Red Maple's brilliant red, orange, or sometimes yellow leaves are usually 3-lobed and 6-13 cm (2.5-5") long; the lobes are often pointed rather than blunt. The leaves match those of Sugar Maple for fall brilliance, but since Red Maples are generally smaller trees and tend to be scattered in the forest rather than in pure stands, they rarely dominate the fall color pattern of a given area. With a range from Newfoundland to southern Florida, Red Maples have had to adapt to more different seasonal light and temperature cycles than any other eastern tree.
Other maples in the Appalachians are the well-known Sugar Maple (Acer saccharum), and the Striped Maple (Acer pensylvanicum) which is found in our higher elevations.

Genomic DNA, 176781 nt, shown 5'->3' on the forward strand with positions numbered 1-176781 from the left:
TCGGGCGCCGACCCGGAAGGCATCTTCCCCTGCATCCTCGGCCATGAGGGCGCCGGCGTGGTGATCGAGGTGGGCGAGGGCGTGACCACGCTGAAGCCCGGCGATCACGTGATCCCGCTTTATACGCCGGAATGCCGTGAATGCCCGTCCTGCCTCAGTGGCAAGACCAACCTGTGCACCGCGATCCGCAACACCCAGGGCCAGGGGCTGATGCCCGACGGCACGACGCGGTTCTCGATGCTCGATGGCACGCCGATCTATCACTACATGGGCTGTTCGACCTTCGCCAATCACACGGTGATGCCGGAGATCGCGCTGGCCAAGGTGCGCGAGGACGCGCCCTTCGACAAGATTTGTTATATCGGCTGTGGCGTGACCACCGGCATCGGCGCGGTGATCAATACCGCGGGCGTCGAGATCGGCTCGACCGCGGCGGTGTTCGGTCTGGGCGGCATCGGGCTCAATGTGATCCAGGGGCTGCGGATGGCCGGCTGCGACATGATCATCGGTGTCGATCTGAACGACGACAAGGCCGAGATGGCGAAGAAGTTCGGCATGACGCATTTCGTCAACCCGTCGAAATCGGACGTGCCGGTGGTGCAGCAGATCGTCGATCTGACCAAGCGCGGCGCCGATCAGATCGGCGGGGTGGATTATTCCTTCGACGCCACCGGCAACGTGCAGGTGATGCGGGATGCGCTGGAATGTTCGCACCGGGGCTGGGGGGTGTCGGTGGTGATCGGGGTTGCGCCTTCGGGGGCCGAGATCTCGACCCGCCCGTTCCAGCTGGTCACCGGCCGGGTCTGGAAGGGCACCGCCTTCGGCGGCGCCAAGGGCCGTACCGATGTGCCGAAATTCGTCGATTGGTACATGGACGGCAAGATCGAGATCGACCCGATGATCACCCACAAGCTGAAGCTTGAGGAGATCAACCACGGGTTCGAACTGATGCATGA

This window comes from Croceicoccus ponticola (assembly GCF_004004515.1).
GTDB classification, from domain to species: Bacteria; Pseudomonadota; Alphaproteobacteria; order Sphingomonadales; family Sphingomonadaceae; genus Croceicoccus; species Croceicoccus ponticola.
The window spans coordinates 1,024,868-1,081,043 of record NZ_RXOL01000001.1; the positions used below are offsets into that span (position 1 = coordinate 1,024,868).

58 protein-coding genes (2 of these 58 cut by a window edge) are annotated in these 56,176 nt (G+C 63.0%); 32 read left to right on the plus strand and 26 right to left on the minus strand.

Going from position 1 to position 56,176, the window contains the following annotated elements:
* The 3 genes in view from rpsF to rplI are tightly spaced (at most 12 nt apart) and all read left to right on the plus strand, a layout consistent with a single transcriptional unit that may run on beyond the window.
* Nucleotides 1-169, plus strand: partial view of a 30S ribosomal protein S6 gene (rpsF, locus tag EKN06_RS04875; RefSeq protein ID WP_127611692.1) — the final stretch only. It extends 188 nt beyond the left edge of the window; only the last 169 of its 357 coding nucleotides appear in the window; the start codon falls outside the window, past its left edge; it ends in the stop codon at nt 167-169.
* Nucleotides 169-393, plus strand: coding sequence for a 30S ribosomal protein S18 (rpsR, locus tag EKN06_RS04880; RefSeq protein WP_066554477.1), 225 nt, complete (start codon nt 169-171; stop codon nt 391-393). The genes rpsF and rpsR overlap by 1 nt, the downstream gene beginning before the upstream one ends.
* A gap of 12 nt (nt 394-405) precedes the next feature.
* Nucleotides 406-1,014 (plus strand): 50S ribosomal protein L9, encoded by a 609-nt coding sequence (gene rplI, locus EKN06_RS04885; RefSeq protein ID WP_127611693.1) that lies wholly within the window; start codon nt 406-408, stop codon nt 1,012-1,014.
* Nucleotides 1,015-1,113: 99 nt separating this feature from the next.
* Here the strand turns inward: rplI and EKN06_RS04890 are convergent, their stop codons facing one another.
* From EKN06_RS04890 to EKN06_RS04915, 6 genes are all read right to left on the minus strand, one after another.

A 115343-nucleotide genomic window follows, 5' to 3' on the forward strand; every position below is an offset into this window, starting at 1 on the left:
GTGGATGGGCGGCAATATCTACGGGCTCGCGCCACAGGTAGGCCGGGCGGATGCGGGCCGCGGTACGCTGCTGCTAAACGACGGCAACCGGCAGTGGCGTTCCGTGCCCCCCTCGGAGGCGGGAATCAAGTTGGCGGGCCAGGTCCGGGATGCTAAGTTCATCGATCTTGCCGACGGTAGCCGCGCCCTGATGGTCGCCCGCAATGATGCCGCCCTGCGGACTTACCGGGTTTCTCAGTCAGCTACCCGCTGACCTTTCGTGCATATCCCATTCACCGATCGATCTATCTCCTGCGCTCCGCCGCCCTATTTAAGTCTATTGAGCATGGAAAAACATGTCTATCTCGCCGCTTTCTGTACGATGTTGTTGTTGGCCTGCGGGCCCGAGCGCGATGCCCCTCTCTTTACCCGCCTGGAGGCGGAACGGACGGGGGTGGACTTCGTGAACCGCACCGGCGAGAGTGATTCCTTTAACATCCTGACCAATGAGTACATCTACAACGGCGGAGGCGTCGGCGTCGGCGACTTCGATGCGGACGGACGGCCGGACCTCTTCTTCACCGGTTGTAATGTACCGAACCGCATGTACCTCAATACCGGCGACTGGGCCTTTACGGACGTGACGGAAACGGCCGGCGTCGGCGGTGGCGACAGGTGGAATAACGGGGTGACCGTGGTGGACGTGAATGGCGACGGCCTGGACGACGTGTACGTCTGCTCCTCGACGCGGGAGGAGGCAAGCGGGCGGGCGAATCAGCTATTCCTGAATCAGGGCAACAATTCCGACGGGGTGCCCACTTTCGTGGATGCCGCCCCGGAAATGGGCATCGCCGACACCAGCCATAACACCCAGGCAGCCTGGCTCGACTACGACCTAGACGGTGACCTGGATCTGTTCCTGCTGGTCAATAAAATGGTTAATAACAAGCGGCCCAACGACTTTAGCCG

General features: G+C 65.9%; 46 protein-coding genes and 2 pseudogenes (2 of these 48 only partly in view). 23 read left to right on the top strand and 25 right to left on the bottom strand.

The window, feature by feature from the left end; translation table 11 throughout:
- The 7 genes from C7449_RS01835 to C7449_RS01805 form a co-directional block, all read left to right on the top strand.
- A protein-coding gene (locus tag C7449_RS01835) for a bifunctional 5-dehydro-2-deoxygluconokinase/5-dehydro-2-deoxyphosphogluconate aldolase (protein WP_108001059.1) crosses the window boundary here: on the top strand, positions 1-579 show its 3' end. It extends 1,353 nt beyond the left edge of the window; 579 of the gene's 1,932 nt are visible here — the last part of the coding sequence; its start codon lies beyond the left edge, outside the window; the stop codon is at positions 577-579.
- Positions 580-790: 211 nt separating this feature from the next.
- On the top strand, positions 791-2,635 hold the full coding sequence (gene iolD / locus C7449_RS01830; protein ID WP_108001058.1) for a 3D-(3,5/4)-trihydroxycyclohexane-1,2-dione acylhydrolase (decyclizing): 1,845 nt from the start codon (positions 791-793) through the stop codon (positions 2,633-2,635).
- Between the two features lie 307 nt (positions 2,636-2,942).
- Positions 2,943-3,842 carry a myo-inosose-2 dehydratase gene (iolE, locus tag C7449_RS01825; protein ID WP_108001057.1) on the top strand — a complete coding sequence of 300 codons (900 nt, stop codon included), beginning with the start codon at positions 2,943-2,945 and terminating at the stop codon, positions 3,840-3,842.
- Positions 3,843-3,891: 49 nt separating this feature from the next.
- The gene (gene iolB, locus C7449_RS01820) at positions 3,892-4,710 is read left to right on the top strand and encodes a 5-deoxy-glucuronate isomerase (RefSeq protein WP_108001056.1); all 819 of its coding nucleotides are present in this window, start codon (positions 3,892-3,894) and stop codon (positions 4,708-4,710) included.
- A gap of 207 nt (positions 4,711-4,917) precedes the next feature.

The hard, fine-grained white wood of maple is used for furniture, flooring, paneling, musical instruments, tool handles, cutting boards, butcher blocks, wooden bowls, and many other farm, home and industrial uses. With about 19,000,000 BTU's per cord (equivalent to 145 gallons of fuel oil), maple is an excellent wood for fuel.
compiled from "Fall Colors & Woodland Harvests" & "Fall Color Finder" by Laurel Hill Press
© 1999 NCNatural
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